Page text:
BLSA CEO’s Newsletter – 11 April 2022

POSTED ON: April 11, 2022 IN by Admin
investment investment

By Busisiwe Mavuso

The message we give is one of optimism but it’s balanced – we give the good and bad news.

Before making an investment in South Africa, foreign companies often set up meetings with the relevant government departments as well as with BLSA and there’s been an encouraging uptick in the frequency of these recently.

They ask for our opinion and analyses not just on the operating environment within their industries but also on the big picture of what is happening in South Africa in the economic, policy and social spheres. And they want to  know our thoughts on the country’s future prospects.

They also tell us what they think and a lot of it is assuring. They have always done their research and many make the point that they understand our history and the need for particular policies to redress past injustices. They accept it as part of investing in South Africa and of course are already positive about the country because they are here looking to invest.

It’s the policy uncertainty that gets to them and they ask for our insight. The message we give is one of optimism but it’s balanced – we give the good and bad news. Let’s face it, it’s a hard sell to make in some respects and just in getting to the stage they’re at, these investors have already had a sample of SA’s heavy-handed bureaucratic requirements. Then they have to consider, among numerous other systemic inefficiencies, operating with an unstable electricity supply. The July unrest is also on their minds, as is corruption.

We always tell them of the measures being taken to address our problems but also of the obstacles that are causing things to move so slowly. However, in two problematic areas that are damaging to our economic growth prospects – our poor education system and rigid labour market legislation – we have to report that there is little progress being made.

But we always highlight our positive attributes and there are many important ones. We have a strong democracy and an independent judiciary, one which has withstood the pressures placed on it during and after the state capture era including numerous attacks on its independence by those implicated. More recently the judiciary has been attacked for more onerous, political purposes and we assure the investors that it will stand firm.

We have freedom of speech and a robust media as well as a strong civil society that holds government to account. In terms of investments, returns can often be far greater than developed and many developing economies. While the risk here is high, we have many advantages over other developing markets including a highly efficient private sector with sophisticated financial markets.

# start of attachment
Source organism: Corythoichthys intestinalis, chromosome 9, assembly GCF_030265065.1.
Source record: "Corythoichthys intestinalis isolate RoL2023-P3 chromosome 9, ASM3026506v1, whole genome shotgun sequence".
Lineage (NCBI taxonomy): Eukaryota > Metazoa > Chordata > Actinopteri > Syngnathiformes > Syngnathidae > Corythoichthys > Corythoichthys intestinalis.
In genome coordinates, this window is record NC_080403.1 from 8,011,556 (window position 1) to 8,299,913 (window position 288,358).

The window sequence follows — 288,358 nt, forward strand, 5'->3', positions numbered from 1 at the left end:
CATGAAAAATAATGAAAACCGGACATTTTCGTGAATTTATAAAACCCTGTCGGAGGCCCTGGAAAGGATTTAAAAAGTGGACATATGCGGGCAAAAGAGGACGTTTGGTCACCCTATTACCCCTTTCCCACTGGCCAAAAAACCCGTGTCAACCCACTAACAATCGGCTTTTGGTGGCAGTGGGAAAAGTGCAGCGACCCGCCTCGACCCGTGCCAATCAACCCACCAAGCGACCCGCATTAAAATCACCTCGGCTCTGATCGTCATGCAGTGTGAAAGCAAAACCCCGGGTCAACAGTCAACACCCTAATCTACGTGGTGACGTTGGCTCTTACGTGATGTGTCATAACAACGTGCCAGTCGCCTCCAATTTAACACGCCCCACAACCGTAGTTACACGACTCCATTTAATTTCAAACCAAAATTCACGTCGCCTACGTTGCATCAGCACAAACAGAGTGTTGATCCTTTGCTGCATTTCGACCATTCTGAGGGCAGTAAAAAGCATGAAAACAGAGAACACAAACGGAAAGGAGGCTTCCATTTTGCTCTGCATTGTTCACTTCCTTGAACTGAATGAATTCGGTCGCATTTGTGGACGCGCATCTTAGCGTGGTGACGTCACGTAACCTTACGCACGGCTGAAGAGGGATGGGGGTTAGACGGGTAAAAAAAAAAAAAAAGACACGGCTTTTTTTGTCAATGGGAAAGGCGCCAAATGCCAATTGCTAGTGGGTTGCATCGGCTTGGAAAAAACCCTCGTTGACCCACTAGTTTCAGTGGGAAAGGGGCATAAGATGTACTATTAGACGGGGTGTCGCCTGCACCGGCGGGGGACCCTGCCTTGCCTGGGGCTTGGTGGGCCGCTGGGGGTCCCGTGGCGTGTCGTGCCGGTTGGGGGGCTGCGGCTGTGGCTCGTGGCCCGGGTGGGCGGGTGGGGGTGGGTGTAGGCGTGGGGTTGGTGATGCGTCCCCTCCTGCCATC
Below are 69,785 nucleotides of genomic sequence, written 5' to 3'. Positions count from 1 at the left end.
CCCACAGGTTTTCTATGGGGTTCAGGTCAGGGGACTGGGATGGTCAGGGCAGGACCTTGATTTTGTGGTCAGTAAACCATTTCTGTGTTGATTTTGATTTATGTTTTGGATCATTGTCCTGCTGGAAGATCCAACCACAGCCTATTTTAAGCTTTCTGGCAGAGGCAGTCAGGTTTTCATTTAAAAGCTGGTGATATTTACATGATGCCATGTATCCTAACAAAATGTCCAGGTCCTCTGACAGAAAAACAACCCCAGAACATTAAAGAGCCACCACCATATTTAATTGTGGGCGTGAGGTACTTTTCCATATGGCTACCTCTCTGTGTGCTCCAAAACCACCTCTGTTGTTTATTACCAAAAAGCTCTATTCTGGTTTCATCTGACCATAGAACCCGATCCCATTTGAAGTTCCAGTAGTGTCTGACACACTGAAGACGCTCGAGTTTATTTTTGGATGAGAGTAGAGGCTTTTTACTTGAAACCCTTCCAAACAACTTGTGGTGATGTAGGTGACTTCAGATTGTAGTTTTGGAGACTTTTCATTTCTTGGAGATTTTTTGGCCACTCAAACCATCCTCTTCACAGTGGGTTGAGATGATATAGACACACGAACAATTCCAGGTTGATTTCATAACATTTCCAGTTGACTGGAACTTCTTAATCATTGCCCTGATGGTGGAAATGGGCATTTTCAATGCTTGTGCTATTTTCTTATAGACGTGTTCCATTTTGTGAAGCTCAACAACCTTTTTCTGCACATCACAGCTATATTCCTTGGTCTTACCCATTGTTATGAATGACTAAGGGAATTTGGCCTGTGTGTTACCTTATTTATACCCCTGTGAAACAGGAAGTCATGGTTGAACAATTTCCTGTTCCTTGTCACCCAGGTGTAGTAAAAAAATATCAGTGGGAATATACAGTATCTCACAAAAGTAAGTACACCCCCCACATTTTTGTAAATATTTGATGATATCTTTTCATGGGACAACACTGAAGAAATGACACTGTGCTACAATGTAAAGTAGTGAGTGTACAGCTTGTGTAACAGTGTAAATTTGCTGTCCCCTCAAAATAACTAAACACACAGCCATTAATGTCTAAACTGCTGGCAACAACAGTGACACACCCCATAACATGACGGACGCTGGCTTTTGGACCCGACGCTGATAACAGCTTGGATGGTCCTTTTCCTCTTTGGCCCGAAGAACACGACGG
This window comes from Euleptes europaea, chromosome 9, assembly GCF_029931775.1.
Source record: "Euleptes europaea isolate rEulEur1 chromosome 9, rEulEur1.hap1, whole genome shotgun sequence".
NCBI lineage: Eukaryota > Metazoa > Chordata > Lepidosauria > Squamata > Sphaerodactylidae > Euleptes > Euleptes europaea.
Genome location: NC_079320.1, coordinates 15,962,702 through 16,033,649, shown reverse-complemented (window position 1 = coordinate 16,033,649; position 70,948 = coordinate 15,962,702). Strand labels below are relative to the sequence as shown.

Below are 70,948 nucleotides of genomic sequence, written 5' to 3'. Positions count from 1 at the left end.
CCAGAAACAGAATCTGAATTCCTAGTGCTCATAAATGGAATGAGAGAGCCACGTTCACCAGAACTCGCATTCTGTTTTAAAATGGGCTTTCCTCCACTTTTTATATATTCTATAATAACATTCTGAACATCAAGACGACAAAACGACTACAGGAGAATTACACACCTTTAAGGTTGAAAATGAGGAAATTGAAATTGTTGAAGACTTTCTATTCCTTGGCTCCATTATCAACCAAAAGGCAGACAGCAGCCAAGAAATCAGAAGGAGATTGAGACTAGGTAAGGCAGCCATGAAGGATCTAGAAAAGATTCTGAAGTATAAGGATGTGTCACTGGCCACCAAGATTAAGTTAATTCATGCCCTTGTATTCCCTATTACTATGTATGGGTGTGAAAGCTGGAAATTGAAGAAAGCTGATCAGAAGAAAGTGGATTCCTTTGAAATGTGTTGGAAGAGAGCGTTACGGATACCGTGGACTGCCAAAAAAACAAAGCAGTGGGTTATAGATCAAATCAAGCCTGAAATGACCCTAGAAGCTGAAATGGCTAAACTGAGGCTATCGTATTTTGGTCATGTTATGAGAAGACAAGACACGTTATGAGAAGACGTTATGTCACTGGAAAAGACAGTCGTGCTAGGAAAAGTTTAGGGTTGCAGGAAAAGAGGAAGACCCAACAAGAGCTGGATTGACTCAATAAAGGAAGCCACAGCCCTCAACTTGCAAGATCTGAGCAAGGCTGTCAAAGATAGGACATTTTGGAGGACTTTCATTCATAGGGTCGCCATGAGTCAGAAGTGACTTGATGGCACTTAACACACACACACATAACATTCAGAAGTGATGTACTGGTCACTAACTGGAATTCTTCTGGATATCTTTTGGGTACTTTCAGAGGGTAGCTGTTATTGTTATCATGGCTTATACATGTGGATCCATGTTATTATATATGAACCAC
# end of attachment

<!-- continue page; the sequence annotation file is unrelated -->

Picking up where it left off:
We also highlight our important gains on the reform front and just in the past year these have been substantial. The licensing threshold for embedded generation projects was lifted from 1MW to 100MW; the spectrum auction has been completed; a unit within the Presidency aims to cut red tape across all government entities; and Transnet has carved out the National Ports Authority as a separate entity and will soon provide third-party access to its freight rail network.

The mood of our visitors has been more and more positive lately and if we could increase the  positive news and decrease the negative, SA would be positioned exceptionally well to fulfil its potential as the gateway to Africa – something many of them still perceive us as being.

Social impact

I fear discussions on a “new social compact at Nedlac with a new set of commitments will serve only to deflect attention from the important reforms and the R1-trillion infrastructure programme set out in the ERRP. I write in fin24 that of course there is so much more that we can do to accelerate our recovery, particularly in regard to improving education standards and rooting out corruption, but it will take commitments from each social partner at Nedlac.

sa held hostage by corruption

National Director of Public Prosecutions Shamila Batohi’s briefing to Parliament on the extent of state corruption was chilling but not very surprising, I write in Business Day. President Cyril Ramaphosa needs to clear out those tainted by corruption from government ranks. We have a right to demand a clean government as corruption not only blocks economic growth, but its lasting damage is suffered by the poor.


This is a weekly newsletter from BLSA CEO Busi Mavuso.

BLSA is a business organisation that believes in South Africa’s future and shares the values set out in the Constitution. In 2017, BLSA signed a contract with South Africa, committing business to playing its part in creating a South Africa of increasing prosperity for all by harnessing the resources and capabilities of business in partnership with government and civil society to deliver economic growth, transformation and inclusion.

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